Magazine Article | May 5, 2010

The Struggles Biotechs Face In Today's Pharma Climate

Source: Life Science Leader

By Cindy Dubin

A hard-hit economy has made investors more cautious about financing small biotech companies.

Scientific advancements are expected to change the future of medicine and how those drugs are delivered. Some of the big discoveries are coming from the biotech sector. Yet, economic, regulatory, and financial implications can thwart those advancements.

Global sales of all biotechnology and pharmaceutical products reached $719 billion in 2008, reflecting growth of 5.4% over the previous year, states a new report from PricewaterhouseCoopers Pharmaceutical and Life Sciences Industry Group. Of that total, biologic products (e.g. vaccines, blood and blood components, gene therapy, tissues, monoclonal antibodies, and recombinant therapeutic proteins created by genetic engineering) accounted for $120 billion.

It’s clear to most healthcare investors and industry analysts that biotech drugs are the future of the pharmaceutical industry, but the small biotechs that seem promising need support from the government and venture capitalists. In the PwC report, Tracy Lefteroff, national life sciences partner for PwC, states that promising patterns are emerging in the form of public and private investments, tax credits, and incentives to fuel R&D.

Investment in biotech companies remained strong in early 2008, with the dampening effect of that year’s global credit crisis apparent by year end. In the last quarter of 2009, biotechnology investments totaled $1 billion for 108 deals. Biotechnology funding declined by 7% year over year, primarily due to a drop in deal activity.

The total U.S. venture capital investment in biotech reached $4.3 billion in 2008, marking an 18% decline from the previous year’s total, according to PwC. “The full effects of the damage became apparent in 2009 with the year-end total of $3.5 billion in biotech VC investment, down 19% from the 2008 level,” states PwC.

With less money to go around, VCs are making more concentrated investments in fewer, but bigger, deals. Aware of this new mindset, Hopkinton, MA-based Alseres Pharmaceuticals, expects to raise $34 million to take the company’s imaging agent to the finish line, which is about two years away. Alseres’ Altropane Molecular Imaging Agent will aid in the early diagnosis of Parkinson’s disease. While Alseres’ Chairman and CEO Peter Savas believes the imaging agent field is one that will bear fruit, he understands that investors need to see the potential ROI from the beginning. He estimates the product to achieve revenues between $500 million and $1 billion. The Alseres team has demonstrated to investors the success of another imaging agent in Europe that is working on gaining approval in the United States. The only difference is that the Alseres agent takes less than one hour to complete a neurological image compared to up to six hours with the other. “This is a time savings for the patient and the physician, which makes it a great tool,” Savas explains.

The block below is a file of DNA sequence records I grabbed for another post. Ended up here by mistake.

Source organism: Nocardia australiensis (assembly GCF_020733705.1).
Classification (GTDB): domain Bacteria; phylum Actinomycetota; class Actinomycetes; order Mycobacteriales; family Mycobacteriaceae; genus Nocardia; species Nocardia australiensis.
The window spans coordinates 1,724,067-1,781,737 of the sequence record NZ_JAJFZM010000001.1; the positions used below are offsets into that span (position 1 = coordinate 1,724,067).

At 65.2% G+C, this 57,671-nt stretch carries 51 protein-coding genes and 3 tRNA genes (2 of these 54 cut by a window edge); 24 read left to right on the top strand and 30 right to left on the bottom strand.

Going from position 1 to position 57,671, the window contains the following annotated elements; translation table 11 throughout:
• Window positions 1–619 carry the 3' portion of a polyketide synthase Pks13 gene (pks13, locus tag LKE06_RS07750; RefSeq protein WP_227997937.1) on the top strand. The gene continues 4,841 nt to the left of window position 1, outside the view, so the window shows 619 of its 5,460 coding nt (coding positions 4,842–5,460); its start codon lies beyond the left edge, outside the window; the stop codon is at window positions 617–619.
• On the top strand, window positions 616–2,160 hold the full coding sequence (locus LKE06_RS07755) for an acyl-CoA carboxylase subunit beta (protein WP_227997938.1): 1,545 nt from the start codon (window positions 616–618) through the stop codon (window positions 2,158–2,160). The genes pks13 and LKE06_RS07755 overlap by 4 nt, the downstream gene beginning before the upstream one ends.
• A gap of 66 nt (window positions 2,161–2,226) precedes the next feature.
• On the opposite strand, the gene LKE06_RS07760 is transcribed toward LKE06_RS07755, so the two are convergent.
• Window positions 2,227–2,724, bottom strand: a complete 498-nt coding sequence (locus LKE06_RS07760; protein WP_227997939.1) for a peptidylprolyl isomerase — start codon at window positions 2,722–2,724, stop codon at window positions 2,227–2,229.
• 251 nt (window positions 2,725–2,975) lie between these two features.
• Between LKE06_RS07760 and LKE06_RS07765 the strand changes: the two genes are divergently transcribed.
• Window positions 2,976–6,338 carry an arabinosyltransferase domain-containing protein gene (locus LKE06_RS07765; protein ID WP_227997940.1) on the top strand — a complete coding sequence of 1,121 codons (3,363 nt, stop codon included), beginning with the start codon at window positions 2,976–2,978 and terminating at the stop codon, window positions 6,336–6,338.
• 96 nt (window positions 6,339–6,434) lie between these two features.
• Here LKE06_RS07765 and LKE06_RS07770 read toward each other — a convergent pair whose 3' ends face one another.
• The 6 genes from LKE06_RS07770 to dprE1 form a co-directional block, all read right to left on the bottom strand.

No matter how great a tool or drug a biotech thinks it has, attracting investors can be difficult, particularly when a company goes through several iterations in its lifetime. NPS Pharmaceuticals of Bedminster, NJ, has indeed evolved since its founding 22 years ago and has developed a variety of products and out-licensed them for royalties. Three years ago, the company began to focus on endocrinology and gastrointestinal therapeutics. Yet, Francois Nader, M.D., president and CEO of NPS, says the company’s focus on indications that have limited competition and huge patient benefit is compelling to investors. Over the years, the company has had no problem raising significant amounts of funding and actually ended 2009 with almost $75 million in the bank.

“It is important to maintain an adequate level of money at all times,” Nader says. “Ideally, we strive to have a 12- to 18-month reserve of money to execute our platforms without having to worry about finances from quarter to quarter.”